I was walking to get to the right car about 2.8 to 3 mph.
 

Dan O

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Perhaps there was a train on the other side of the platform with passengers boarding or detraining and it wasn’t obvious the OP was planning to board 183. When I’m walking to my train I sometimes switch sides on the platform because of pedestrian traffic.
There wasn't a train on the other track.
 
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A couple of days ago, I got to the gate of my 7 pm Acela at 655. right before they closed the gate. I hustled out to the track, and I just boarded the train at the first door, car 2 and walked through the train to KY seat up in car 5. Surprisingly, I made it to my seat before the train started moving.

This should only be an issue for the Acela, as regular biz class pax can't really board in car 1, the first class car. and all the seats are assigned
If you're in a Northest Regional, and it's close to departure, you can just board anywhere, and then worry about finding an open seat in coach.
 

Anderson

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Yes there are all sort of possibilities, but at some point one has to decide to stop waiting and let the train go. Of course in the US where train service seems like a hobby to many outside the NEC, things can be taken much easier specially when there is a single train a day running in hour long slots. But when you have trains running on 2 minute headway into a platform it would be the prudent thing to have the customer wait for the next train. What is the right thing to do depends entirely on the circumstances. There is no one size fits all answer to this.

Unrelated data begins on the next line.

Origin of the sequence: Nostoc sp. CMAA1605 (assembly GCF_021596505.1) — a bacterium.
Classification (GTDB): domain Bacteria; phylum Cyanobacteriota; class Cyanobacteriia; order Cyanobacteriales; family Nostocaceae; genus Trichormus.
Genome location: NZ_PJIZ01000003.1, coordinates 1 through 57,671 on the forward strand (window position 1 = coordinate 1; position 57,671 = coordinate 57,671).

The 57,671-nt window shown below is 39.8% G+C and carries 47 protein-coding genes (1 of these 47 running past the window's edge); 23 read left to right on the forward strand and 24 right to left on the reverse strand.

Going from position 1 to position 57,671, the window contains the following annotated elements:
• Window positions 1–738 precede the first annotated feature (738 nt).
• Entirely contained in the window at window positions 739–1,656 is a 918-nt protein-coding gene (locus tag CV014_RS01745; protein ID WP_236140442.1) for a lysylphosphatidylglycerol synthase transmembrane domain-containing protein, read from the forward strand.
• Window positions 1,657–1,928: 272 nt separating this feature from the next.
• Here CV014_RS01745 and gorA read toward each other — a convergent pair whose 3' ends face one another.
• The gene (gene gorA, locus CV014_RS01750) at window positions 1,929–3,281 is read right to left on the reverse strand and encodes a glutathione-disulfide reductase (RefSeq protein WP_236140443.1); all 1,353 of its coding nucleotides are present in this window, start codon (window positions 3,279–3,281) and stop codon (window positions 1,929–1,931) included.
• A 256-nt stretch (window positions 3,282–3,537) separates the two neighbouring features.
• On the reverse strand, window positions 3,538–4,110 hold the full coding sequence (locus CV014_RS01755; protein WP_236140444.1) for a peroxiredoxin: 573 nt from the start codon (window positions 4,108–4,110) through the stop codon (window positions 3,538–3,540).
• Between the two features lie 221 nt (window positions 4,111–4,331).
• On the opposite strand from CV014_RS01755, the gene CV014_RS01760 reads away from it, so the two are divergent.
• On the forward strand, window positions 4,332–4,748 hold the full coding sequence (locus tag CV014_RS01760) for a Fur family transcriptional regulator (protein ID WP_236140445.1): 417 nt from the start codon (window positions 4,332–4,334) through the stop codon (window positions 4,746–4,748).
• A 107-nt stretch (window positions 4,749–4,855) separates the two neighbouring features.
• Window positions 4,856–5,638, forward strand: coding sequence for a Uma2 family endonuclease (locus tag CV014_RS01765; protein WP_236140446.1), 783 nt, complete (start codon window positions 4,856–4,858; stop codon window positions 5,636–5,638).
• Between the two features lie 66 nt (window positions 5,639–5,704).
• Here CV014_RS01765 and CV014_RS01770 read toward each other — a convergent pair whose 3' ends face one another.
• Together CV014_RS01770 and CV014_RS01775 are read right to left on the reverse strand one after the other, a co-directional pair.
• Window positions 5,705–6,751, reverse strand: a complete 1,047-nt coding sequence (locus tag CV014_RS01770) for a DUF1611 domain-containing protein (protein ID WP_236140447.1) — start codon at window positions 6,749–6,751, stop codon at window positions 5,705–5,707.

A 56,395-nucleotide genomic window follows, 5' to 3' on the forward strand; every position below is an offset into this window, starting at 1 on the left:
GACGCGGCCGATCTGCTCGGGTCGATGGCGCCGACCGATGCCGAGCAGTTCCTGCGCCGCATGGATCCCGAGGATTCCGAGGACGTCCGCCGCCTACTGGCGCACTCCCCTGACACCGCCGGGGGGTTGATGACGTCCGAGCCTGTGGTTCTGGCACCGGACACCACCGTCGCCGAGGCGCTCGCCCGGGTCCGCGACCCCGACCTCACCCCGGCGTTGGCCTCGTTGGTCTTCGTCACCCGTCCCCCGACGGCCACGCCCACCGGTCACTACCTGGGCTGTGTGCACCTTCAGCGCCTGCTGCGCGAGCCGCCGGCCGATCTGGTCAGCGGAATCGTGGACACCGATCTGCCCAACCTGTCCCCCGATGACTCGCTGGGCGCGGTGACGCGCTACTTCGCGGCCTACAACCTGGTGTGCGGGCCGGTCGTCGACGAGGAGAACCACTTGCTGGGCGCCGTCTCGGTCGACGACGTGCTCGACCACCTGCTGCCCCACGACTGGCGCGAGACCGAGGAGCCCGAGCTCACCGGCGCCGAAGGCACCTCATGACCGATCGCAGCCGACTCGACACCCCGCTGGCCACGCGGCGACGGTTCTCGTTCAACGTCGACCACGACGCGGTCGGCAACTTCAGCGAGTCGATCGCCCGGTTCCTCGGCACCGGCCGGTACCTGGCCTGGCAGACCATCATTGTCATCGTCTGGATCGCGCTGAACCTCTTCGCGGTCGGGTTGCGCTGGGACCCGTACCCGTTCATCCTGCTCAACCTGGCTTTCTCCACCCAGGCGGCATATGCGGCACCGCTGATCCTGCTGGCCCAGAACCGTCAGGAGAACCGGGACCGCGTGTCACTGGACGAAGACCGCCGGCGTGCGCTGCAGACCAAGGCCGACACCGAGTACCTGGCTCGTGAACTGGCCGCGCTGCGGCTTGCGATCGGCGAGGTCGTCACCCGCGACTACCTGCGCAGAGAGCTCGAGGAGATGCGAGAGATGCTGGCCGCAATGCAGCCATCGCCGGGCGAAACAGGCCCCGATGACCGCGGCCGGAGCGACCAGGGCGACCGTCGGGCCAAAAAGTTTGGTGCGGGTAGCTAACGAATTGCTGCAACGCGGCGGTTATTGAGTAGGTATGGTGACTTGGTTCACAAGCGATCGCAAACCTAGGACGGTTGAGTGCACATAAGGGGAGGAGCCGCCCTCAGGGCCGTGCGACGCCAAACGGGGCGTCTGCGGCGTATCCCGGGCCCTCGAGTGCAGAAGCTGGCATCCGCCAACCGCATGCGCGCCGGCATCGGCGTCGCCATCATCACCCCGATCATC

I'd agree if there were a proviso in the rules of "You will be accommodated on the next train at no additional charge". Doing this where the underlying ticket would plausibly get cancelled out and the person would have to potentially buy a walk-up-priced ticket is a lot more problematic than if there's a stated policy to accommodate anybody left on the platform like this.
 

jis

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I'd agree if there were a proviso in the rules of "You will be accommodated on the next train at no additional charge". Doing this where the underlying ticket would plausibly get cancelled out and the person would have to potentially buy a walk-up-priced ticket is a lot more problematic than if there's a stated policy to accommodate anybody left on the platform like this.
Good points. However, the general issue of how long a train will be held still involves some amount of judgement call on part of the platform dispatching person. In US that role usually belongs to the train conductor, but in many other countries there is a assistant station master or some such that determines that.

And indeed, the Amtrak reservation paradigm put together with their creaky IT system adds additional challenges which would cause one to err more towards holding trains, and of course that won’t help OTP. Amtrak actually has surprisingly high percentage of events causing OTP adverse effects assigned to itself.
 
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railiner

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In US that role usually belongs to the train conductor, but in many other countries there is a assistant station master or some such that determines that.
On the NEC, or at least at Penn Station -NY, they still have these, along with Usher’s, holdover’s from the PRR…